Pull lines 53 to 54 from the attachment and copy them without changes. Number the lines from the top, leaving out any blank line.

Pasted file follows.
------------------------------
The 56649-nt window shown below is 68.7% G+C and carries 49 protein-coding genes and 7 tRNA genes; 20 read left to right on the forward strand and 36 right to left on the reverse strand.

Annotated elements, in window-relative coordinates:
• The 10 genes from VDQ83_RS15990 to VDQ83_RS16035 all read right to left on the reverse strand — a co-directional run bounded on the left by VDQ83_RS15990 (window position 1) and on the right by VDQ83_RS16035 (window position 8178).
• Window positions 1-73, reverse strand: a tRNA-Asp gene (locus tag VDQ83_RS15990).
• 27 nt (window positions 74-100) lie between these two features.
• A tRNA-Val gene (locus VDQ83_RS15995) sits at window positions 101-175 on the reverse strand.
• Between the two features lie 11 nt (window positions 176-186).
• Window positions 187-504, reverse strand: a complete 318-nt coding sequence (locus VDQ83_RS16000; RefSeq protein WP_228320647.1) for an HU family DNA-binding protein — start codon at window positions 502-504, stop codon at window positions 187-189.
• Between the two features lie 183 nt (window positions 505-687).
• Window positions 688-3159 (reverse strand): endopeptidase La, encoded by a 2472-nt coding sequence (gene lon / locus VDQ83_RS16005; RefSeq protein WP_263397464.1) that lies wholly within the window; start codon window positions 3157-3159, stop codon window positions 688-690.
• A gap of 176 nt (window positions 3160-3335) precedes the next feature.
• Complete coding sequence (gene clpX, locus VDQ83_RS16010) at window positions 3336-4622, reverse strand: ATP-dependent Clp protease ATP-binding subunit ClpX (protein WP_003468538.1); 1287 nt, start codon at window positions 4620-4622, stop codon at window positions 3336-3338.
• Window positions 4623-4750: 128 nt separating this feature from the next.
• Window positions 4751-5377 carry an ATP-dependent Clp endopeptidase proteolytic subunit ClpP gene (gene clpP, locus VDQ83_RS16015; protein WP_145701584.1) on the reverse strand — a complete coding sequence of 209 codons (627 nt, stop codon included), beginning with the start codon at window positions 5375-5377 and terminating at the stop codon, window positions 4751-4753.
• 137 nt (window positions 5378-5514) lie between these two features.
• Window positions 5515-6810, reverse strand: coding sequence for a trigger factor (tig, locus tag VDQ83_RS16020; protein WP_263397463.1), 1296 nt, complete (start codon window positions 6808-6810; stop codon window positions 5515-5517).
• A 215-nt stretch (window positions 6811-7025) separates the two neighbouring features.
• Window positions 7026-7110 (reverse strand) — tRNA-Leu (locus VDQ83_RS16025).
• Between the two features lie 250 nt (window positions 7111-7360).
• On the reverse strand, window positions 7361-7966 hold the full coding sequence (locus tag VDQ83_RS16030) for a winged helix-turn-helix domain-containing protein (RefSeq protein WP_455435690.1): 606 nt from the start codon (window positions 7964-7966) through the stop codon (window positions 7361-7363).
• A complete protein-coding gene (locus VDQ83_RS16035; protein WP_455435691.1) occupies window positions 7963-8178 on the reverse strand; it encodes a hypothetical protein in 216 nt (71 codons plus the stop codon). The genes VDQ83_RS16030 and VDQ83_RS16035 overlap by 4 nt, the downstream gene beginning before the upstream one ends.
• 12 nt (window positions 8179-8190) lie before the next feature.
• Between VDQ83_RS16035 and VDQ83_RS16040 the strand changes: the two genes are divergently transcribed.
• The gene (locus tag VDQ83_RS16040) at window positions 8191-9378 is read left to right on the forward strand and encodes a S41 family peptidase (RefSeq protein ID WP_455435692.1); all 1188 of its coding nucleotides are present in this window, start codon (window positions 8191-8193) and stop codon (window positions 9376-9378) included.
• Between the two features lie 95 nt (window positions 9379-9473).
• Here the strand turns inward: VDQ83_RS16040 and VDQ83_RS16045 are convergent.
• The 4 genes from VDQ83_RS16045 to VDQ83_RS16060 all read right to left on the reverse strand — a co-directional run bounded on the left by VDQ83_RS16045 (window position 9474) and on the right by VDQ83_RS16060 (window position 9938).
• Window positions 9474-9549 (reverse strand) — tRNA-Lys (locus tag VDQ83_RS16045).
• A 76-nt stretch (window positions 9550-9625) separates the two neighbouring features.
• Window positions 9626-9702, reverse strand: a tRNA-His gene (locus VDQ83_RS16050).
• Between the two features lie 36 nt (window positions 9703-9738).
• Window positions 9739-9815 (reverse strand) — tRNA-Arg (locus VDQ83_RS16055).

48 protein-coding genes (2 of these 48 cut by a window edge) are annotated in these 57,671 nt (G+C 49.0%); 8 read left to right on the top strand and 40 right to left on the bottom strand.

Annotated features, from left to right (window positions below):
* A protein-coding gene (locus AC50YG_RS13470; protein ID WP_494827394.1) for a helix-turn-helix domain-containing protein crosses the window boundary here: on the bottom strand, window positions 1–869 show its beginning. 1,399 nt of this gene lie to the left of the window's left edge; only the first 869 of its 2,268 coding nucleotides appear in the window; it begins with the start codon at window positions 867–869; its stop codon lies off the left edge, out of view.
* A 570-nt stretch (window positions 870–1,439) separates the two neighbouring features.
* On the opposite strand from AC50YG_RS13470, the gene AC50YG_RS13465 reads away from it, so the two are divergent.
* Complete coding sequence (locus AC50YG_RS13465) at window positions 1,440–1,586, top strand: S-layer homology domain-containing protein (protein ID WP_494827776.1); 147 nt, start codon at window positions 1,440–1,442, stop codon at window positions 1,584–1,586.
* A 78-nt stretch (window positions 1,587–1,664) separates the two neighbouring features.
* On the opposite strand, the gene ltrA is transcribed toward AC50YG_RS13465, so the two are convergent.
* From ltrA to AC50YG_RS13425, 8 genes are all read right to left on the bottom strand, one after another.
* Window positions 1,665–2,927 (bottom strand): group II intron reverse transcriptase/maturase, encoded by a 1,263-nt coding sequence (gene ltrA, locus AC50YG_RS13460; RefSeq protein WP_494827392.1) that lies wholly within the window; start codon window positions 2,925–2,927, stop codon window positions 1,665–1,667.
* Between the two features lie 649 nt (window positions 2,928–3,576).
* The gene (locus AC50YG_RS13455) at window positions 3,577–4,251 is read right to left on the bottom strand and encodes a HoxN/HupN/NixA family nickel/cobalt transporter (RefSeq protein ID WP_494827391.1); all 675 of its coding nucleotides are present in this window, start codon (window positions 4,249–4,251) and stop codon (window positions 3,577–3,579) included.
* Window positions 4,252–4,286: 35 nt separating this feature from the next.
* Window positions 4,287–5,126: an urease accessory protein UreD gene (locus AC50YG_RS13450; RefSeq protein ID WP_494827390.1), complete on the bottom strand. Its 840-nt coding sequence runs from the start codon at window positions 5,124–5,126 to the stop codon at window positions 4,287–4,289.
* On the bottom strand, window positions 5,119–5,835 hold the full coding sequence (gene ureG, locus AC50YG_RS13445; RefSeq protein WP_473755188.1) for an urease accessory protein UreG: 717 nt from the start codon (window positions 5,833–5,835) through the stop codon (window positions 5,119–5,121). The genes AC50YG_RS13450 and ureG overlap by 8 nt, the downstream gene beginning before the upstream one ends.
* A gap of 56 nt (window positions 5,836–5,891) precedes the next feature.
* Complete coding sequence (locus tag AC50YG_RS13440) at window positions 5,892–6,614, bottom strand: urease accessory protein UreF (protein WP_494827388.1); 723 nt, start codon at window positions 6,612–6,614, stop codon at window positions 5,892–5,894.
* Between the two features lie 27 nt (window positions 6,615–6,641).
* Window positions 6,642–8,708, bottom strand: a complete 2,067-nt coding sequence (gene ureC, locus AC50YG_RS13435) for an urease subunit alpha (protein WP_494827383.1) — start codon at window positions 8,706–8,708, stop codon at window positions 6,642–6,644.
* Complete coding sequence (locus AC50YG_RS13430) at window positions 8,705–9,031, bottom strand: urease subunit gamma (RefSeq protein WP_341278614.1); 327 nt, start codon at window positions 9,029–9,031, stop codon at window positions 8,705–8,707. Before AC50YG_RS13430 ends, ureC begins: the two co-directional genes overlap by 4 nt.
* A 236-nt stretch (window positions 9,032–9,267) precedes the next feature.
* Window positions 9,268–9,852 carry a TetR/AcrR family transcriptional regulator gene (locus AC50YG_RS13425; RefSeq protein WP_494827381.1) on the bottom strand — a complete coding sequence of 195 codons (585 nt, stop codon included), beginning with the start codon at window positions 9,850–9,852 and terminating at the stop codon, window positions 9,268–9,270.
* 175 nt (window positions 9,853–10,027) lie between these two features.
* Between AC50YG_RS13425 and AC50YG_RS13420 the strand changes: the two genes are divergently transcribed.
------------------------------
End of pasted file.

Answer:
* A 236-nt stretch (window positions 9,032–9,267) precedes the next feature.
* Window positions 9,268–9,852 carry a TetR/AcrR family transcriptional regulator gene (locus AC50YG_RS13425; RefSeq protein WP_494827381.1) on the bottom strand — a complete coding sequence of 195 codons (585 nt, stop codon included), beginning with the start codon at window positions 9,850–9,852 and terminating at the stop codon, window positions 9,268–9,270.